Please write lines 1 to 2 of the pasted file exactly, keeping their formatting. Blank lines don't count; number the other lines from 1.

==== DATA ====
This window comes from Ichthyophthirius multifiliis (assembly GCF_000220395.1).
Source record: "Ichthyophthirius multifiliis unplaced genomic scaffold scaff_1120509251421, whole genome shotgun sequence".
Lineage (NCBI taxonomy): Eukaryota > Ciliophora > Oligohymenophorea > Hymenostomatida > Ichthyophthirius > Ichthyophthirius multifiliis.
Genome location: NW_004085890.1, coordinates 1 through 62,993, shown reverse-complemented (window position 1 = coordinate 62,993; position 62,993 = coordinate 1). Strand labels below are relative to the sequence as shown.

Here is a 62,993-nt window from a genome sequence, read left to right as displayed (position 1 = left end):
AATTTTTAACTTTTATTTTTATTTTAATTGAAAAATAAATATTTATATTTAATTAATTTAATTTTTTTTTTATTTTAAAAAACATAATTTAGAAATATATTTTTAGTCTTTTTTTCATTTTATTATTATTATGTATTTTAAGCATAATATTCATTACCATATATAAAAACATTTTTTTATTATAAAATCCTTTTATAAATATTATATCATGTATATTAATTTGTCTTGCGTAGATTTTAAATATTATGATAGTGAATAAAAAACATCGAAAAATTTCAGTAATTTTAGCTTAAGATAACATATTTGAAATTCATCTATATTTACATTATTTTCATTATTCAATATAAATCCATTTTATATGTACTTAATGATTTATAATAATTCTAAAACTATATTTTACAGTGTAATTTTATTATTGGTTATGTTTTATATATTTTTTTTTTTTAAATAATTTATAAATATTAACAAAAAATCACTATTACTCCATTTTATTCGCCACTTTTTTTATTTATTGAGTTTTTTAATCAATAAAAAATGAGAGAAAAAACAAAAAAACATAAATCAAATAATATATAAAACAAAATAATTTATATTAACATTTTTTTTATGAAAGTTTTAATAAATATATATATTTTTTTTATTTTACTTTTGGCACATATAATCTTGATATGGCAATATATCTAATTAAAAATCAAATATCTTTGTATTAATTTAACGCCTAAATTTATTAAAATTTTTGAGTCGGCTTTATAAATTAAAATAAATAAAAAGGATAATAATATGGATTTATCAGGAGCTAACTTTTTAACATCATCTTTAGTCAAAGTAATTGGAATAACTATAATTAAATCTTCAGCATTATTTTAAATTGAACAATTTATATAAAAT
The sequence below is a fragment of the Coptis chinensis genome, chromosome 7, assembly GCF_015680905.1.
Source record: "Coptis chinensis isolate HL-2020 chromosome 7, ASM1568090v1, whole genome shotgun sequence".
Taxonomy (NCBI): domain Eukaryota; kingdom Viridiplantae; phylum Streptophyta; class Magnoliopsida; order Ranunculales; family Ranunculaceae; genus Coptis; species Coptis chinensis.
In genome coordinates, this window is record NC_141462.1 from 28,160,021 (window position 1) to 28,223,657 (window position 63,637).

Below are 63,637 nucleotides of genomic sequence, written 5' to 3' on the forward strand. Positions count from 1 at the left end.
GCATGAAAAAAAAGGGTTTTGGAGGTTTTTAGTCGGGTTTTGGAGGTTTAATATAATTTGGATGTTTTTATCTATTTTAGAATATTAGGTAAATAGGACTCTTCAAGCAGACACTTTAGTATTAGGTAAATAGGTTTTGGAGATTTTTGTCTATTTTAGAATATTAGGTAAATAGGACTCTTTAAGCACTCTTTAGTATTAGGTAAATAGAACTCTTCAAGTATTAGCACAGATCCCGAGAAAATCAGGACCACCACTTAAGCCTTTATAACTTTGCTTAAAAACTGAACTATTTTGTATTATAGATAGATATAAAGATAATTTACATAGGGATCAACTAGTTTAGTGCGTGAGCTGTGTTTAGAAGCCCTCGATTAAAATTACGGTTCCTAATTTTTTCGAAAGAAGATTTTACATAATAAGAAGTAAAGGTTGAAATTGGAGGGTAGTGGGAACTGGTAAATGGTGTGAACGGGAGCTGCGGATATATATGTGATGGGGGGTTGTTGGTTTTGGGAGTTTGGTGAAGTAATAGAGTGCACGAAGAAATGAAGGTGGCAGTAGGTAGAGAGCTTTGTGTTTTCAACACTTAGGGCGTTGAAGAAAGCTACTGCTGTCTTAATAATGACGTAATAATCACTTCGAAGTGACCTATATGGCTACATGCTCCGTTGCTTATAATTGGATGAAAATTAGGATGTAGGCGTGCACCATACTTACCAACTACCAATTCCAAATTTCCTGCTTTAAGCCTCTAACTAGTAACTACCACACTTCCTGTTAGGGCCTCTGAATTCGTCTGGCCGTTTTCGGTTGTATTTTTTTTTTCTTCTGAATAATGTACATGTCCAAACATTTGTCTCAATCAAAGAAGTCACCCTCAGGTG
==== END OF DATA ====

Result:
This window comes from Ichthyophthirius multifiliis (assembly GCF_000220395.1).
Source record: "Ichthyophthirius multifiliis unplaced genomic scaffold scaff_1120509251421, whole genome shotgun sequence".